REVIEW: Pander Brothers, Fabrication/Corrosion
They call Los Angeles the City of Angels…
When Portland art stars defect to Los Angeles (Miranda July, anyone?), it kinda smarts. Which is one reason it’s so refreshing that brothers Jacob and Arnold Pander still call Stumptown home, even as they juggle projects in Hollywood. The sons of veteran Northwest painter Henk Pander, Jacob and Arnold sometimes collaborate as the Pander Brothers. As individuals, Jacob is perhaps best known as the filmmaker who, with Marne Lucas, (in)famously co-produced the 1995 arthouse porno The Operation and its 2013 sequel,Incident Energy. Arnold is probably best known for his graphic novel, Tasty Bullet, and his appearance on America’s Next Top Model.
The brothers’ new exhibition, Fabrication/Corrosion, at Mark Woolley Gallery features artworks that were created separately, although they share a common theme: the allure and dangers of the high life in the City of Angels. In his photographs, Jacob dynamically composes cityscapes that highlight celebrity-centric billboards and scenes of urban decay. He prints these images onto metal plates, accentuating the coldness and hardness of civic architecture and the imposing cladding of the celebrity mythmaking machine.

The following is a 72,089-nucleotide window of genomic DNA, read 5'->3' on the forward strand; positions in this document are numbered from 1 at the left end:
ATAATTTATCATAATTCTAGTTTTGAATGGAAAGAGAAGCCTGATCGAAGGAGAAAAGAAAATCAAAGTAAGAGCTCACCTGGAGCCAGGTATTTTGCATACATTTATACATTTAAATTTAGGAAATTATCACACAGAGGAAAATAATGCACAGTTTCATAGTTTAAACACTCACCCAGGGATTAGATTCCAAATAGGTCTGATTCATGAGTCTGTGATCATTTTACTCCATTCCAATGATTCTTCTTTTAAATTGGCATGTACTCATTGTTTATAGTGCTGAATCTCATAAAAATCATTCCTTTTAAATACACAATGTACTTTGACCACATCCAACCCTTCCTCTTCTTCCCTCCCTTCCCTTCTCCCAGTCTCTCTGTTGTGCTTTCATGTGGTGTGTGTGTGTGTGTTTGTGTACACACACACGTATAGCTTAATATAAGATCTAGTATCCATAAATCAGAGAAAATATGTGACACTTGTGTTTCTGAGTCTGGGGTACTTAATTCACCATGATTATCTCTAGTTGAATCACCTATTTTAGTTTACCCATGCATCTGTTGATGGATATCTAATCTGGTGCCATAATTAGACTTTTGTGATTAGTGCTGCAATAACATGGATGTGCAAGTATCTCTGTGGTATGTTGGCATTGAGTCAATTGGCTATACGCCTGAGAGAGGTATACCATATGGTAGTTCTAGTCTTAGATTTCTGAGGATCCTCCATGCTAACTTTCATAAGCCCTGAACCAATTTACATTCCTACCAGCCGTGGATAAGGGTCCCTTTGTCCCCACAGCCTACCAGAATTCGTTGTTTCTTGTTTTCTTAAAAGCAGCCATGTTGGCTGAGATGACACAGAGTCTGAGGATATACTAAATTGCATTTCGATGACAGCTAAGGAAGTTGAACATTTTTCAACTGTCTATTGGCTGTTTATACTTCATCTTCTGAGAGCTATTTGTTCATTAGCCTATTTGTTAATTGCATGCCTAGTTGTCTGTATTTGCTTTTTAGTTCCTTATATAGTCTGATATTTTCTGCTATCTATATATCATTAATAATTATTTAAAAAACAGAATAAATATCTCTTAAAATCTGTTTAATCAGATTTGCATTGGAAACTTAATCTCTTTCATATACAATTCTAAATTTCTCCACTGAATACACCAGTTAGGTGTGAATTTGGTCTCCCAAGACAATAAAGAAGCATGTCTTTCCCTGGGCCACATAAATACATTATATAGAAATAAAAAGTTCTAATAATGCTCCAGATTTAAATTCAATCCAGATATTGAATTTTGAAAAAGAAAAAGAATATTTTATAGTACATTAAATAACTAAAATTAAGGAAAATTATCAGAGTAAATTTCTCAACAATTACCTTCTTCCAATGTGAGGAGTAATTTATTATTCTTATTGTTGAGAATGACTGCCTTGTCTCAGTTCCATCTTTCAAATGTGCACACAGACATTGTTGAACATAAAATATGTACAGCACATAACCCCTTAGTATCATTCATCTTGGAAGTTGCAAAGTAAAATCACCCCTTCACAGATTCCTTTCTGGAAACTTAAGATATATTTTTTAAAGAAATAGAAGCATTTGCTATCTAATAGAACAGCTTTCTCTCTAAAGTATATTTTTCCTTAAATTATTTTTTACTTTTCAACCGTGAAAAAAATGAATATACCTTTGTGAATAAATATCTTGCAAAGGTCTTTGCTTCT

For his part, Arnold deploys an implicitly ironic medium, black-velvet painting, to deconstruct the illusionism endemic to the film and music industries. His paintings abound with celebrity portraiture: Chris Brown and Rihanna in One Love; Lindsay Lohan in Flash; Justin Bieber inGood, Bad, Ugly; and Kim Kardashian in Prettier. But these aren’t pretty images. Beautiful People shows a progression of plastic-surgically mangled youth-seekers: Abercrombie & Fitch CEO Mike Jeffries, comedian Joan Rivers, British pop singer Pete Burns and so-called “Catwoman” socialite Jocelyn Wildenstein.
The crux of both bodies of work is that the personalities we exalt are the stuff of smoke, mirrors and Restylane. One could argue this is all too easy a thesis for generations weaned onBehind the Music. But the materials the brothers use are uniquely suited to their subject matter and manage to make this well-trodden material fresh again. Somewhere between Jacob’s unforgiving metal and Arnold’s cushy velvet lies a truth about the confounding relationship we have with our idols of the screen and sound booth.
August 13th, 2014 RICHARD SPEER | Visual Arts - Willamette Week